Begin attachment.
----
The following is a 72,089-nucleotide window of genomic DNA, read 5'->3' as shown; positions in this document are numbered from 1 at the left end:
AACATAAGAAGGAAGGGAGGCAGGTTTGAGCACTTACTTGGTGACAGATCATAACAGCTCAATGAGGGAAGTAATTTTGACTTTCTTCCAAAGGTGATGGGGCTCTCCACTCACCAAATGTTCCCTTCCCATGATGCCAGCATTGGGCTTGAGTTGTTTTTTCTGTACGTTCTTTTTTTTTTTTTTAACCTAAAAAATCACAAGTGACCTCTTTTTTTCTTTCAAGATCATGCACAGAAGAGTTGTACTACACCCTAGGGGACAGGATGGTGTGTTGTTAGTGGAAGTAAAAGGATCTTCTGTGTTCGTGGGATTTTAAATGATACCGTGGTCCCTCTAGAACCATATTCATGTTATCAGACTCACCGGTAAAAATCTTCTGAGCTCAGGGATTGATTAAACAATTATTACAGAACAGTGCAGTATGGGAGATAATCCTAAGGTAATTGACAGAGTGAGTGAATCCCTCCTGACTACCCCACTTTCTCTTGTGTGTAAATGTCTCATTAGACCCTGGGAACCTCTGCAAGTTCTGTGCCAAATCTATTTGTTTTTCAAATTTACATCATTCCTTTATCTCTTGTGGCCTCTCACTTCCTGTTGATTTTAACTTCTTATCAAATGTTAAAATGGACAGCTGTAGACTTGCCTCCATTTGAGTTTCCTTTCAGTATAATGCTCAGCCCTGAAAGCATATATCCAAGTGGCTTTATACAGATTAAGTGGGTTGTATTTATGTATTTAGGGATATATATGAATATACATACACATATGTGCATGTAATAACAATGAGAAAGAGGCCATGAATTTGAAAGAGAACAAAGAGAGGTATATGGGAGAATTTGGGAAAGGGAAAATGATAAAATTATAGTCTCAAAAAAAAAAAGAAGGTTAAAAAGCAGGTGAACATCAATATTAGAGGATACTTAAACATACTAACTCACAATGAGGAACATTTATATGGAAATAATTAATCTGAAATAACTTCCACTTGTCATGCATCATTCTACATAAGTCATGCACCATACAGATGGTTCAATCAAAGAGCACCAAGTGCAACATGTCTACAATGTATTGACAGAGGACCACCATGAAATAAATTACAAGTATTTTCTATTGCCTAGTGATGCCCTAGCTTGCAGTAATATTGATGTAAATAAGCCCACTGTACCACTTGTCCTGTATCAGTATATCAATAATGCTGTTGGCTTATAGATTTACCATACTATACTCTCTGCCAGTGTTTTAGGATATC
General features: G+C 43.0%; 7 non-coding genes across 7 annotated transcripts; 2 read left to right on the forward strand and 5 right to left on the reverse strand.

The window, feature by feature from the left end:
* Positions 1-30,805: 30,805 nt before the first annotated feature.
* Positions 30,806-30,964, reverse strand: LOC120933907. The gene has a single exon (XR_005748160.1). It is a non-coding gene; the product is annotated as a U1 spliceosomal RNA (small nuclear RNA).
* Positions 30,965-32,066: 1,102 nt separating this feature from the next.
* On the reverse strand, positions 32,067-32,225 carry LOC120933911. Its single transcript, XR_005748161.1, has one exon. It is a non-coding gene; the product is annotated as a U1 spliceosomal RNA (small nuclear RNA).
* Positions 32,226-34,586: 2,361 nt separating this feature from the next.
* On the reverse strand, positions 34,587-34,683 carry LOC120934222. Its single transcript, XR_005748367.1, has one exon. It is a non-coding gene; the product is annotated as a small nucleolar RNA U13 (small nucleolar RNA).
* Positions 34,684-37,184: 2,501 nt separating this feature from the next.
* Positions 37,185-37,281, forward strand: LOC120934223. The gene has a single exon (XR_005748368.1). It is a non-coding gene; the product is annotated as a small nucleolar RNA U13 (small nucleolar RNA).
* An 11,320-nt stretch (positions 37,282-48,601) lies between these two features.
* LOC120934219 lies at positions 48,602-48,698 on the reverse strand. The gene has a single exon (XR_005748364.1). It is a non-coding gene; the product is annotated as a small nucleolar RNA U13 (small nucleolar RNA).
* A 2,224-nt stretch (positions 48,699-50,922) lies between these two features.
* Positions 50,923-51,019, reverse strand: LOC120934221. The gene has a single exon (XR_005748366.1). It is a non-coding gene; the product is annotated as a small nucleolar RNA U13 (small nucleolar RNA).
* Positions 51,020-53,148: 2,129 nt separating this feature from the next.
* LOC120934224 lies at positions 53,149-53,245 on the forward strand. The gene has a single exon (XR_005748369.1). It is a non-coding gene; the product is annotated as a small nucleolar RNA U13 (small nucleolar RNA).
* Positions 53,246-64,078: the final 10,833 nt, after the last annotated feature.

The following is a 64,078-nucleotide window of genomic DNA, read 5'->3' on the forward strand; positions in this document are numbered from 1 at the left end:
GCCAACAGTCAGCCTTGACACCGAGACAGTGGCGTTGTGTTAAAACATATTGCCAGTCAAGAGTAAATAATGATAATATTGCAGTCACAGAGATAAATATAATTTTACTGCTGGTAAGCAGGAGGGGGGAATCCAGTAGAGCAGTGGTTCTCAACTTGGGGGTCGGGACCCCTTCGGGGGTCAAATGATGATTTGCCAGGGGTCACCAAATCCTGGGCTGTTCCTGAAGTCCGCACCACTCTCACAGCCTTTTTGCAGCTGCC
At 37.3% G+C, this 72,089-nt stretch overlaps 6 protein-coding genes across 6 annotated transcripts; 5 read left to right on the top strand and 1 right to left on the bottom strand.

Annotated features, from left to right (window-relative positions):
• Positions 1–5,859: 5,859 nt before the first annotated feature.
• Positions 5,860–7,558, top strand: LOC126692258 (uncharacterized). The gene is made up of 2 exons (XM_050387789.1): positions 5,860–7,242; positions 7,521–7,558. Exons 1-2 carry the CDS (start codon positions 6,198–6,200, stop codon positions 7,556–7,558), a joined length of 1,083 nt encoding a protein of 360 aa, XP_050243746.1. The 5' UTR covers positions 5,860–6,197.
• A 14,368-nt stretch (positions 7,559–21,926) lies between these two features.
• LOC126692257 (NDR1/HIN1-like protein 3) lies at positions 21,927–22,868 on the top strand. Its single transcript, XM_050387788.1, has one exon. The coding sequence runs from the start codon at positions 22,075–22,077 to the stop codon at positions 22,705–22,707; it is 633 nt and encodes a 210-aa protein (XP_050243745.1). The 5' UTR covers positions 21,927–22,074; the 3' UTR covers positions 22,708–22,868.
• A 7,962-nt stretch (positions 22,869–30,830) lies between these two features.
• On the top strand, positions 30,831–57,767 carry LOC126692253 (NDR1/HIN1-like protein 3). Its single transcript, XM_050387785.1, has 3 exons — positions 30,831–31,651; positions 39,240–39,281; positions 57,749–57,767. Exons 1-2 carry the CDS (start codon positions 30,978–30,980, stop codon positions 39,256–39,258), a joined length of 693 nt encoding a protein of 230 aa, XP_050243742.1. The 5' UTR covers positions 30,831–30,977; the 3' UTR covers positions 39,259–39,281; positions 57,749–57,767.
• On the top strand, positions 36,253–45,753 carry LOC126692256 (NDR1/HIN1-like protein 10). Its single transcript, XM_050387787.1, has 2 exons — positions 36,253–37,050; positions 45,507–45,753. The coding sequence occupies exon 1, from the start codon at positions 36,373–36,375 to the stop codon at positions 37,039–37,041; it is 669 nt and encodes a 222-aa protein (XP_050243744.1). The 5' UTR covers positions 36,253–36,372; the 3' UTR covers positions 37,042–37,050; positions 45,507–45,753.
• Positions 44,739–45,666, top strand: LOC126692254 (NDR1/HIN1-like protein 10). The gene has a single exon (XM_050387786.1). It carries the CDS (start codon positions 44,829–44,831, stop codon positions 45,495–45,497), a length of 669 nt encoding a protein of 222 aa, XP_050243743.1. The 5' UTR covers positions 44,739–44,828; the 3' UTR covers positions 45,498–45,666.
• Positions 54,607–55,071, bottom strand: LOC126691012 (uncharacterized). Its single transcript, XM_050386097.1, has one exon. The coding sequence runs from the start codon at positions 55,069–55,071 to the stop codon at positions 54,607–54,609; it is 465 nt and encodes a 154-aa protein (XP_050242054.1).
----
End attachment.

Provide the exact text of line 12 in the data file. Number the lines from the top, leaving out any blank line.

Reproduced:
* Positions 37,185-37,281, forward strand: LOC120934223. The gene has a single exon (XR_005748368.1). It is a non-coding gene; the product is annotated as a small nucleolar RNA U13 (small nucleolar RNA).